Design and Performance Analysis of Three-Phase Solar PV Integrated UPQC

2016 IEEE

ABSTRACT: In this paper, the design and performance of a threephase solar PV (photovoltaic) integrated UPQC (PV-UPQC) are presented. The proposed system combines both the benefits of distributed generation and active power filtering. The shunt compensator of the PV-UPQC compensates for the load current harmonics and reactive power. The shunt compensator is also extracting maximum power from solar PV array by operating it at its maximum power point (MPP). The series compensator compensates for the grid side power quality problems such as grid voltage sags/swells by injecting appropriate voltage in phase with the grid voltage. The dynamic performance of the proposed system is simulated in Matlab-Simulink under a nonlinear load consisting of a bridge rectifier with voltage-fed load.

KEYWORDS:

  1. Power Quality
  2. DSTATCOM
  3. DVR
  4. UPQC
  5. Solar PV
  6. MPPT

SOFTWARE: MATLAB/SIMULINK

 CIRCUIT DIAGRAM:

Fig. 1. System Configuration PV-UPQC

EXPECTED SIMULATION RESULTS:

 Fig. 2. Performance PV-UPQC at steady state condition

Fig. 3. PCC Voltage Harmonic Spectrum and THD

Fig. 4. Load Voltage Harmonic Spectrum and THD

Fig. 5. Load Current Harmonic Spectrum and THD

Fig. 6. Grid Current Harmonic Spectrum and THD

Fig. 7. Performance PV-UPQC at varying irradiation condition

Fig. 8. Performance of PV-UPQC under voltage sag and swell conditions

CONCLUSION:

The dynamic performance of three-phase PV-UPQC has been analyzed under conditions of variable irradiation and grid voltage sags/swells. It is observed that PV-UPQC mitigates the harmonics caused by nonlinear and maintains the THD of grid voltage, load voltage and grid current under limits of IEEE-519 standard. The system is found to be stable under variation of irradiation from 1000𝑊/𝑚2 to 600𝑊/𝑚2. It can be seen that PV-UPQC is a good solution for modern distribution system by integrating distributed generation with power quality improvement.

REFERENCES:

[1] Y. Yang, P. Enjeti, F. Blaabjerg, and H. Wang, “Wide-scale adoption of photovoltaic energy: Grid code modifications are explored in the distribution grid,” IEEE Ind. Appl. Mag., vol. 21, no. 5, pp. 21–31, Sept 2015.

[2] B. Singh, A. Chandra and K. A. Haddad, Power Quality: Problems and Mitigation Techniques. London: Wiley, 2015.

[3] M. Bollen and I. Guo, Signal Processing of Power Quality Disturbances. Hoboken: Johm Wiley, 2006.

[4] P. Jayaprakash, B. Singh, D. Kothari, A. Chandra, and K. Al-Haddad, “Control of reduced-rating dynamic voltage restorer with a battery energy storage system,” IEEE Trans. Ind. Appl., vol. 50, no. 2, pp. 1295– 1303, March 2014.

[5] M. Badoni, A. Singh, and B. Singh, “Variable forgetting factor recursive least square control algorithm for DSTATCOM,” IEEE Trans. Power Del., vol. 30, no. 5, pp. 2353–2361, Oct 2015.

A Voltage Regulator for Power Quality Improvement in Low-Voltage Distribution Grids

ABSTRACT:

This paper presents a voltage-controlled DSTATCOM-based voltage regulator for low voltage distribution grids. The voltage regulator is designed to temporarily meet the grid code, postponing unplanned investments while a definitive solution could be planned to solve regulation issues. The power stage is composed of a three-phase four-wire Voltage Source Inverter (VSI) and a second order low-pass filter. The control strategy has three output voltage loops with active damping and two dc bus voltage loops. In addition, two loops are included to the proposed control strategy: the concept of Minimum Power Point Tracking (mPPT) and the frequency loop. The mPPT allows the voltage regulator to operate at the Minimum Power Point (mPP), avoiding the circulation of unnecessary reactive compensation. The frequency loop allows the voltage regulator to be independent of the grid voltage information, especially the grid angle, using only the information available at the Point of Common Coupling (PCC). Experimental results show the regulation capacity, the features of the mPPT algorithm for linear and nonlinear loads and the frequency stability.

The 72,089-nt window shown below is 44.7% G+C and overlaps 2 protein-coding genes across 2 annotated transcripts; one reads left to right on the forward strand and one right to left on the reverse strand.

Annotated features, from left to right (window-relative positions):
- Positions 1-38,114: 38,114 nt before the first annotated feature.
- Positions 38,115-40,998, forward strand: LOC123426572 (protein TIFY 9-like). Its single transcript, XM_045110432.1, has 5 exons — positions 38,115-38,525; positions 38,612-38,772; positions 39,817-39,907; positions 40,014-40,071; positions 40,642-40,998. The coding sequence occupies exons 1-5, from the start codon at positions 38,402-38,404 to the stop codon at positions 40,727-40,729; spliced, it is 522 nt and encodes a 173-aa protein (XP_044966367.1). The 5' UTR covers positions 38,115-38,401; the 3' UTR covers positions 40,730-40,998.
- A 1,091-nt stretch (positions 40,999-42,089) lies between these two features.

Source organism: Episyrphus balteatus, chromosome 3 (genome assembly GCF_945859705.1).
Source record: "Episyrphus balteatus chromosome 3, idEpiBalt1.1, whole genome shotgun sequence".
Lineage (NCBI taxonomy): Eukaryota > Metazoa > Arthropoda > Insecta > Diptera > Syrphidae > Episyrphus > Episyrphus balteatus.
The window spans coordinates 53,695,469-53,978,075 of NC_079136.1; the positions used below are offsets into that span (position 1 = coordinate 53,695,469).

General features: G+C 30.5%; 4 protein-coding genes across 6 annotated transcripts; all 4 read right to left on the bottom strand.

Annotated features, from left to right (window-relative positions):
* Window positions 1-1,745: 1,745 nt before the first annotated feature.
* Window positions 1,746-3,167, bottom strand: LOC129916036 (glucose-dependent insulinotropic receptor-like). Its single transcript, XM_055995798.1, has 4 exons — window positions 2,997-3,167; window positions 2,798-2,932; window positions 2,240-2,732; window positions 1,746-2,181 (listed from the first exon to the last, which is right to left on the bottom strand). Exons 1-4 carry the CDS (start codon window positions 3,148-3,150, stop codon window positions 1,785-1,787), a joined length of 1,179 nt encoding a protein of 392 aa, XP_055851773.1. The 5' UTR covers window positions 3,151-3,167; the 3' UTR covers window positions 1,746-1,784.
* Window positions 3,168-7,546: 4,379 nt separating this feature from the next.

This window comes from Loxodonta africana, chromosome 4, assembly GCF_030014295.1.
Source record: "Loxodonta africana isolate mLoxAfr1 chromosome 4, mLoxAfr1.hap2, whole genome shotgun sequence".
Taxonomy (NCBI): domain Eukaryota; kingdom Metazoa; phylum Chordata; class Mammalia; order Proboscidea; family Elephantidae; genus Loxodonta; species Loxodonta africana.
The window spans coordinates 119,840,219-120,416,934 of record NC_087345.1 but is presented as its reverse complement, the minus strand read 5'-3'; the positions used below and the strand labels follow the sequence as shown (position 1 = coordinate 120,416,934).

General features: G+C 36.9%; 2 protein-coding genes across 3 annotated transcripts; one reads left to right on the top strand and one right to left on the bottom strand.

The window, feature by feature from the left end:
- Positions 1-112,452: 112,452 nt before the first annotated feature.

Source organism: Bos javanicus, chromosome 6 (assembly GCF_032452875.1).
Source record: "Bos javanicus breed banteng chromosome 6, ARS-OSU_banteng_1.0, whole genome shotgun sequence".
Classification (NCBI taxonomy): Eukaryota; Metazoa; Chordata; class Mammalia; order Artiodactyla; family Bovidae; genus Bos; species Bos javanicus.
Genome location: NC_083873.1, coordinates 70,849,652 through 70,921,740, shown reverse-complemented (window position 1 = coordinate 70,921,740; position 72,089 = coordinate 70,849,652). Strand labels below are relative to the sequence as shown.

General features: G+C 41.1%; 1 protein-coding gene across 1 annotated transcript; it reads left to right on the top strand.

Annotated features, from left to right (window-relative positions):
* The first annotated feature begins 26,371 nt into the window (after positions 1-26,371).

KEYWORDS:

  1. DSTATCOM, Frequency Compensation
  2. Minimum Power Point Tracker
  3. Power Quality
  4. Static VAR Compensators
  5. Voltage Control
  6. Voltage Regulation

 SOFTWARE: MATLAB/SIMULINK

BLOCK DIAGRAM:

Fig. 1. Low voltage distribution grid under analysis with the voltage regulator

EXPECTED SIMULATION RESULTS:

Fig. 2. Dc bus voltages during the DSTATCOM initialization

Fig. 3. PCC voltages without compensation for linear loads

Fig. 4. PCC voltages with compensation for linear loads

Fig. 5. Voltage regulator currents for linear loads

Fig. 6. Grid, load and voltage regulator currents for linear loads

Fig. 7. PCC voltages without compensation for nonlinear loads

Fig. 8. PCC voltages with compensation for nonlinear loads

Fig. 9. Voltage regulator currents for nonlinear loads

Fig. 10. Grid, load and voltage regulator currents for nonlinear loads

Fig. 11. PCC rms value with linear loads

Fig. 12. Processed apparent power with linear loads

Fig. 13. Voltage regulator currents with mPPT enabled for linear loads

Fig. 14. PCC rms value with nonlinear loads

Fig. 15. Processed apparent power with nonlinear loads

Fig. 16. Voltage regulator currents with mPPT enabled for nonlinear loads

Fig. 17. Total dc bus voltage, PCC voltage, grid voltage and voltage regulator current waveforms of a-phase with mPPT enabled with grid swell

Fig. 18. (a) Total dc bus voltage, PCC voltage, grid voltage and voltage regulator current waveforms of a-phase and (b) detail of total dc bus voltage performance with mPPT enabled with grid sag

CONCLUSION:

This paper presents a three phase DSTATCOM as a voltage regulator and its control strategy, composed of the conventional loops, output voltage and dc bus regulation loops, including the voltage amplitude and the frequency loops. Experimental results demonstrate the voltage regulation capability, supplying three balanced voltages at the PCC, even under nonlinear loads.